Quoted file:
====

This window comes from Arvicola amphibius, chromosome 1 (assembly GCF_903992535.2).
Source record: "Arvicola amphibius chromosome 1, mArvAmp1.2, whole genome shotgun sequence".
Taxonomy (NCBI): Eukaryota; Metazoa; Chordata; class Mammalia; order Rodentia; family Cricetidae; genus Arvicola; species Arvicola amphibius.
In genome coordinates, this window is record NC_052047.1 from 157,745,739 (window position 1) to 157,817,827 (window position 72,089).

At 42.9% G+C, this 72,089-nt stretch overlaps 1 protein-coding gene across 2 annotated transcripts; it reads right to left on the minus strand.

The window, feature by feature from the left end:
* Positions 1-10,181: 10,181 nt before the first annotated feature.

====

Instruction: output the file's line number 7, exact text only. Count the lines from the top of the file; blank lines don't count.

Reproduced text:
* Positions 1-10,181: 10,181 nt before the first annotated feature.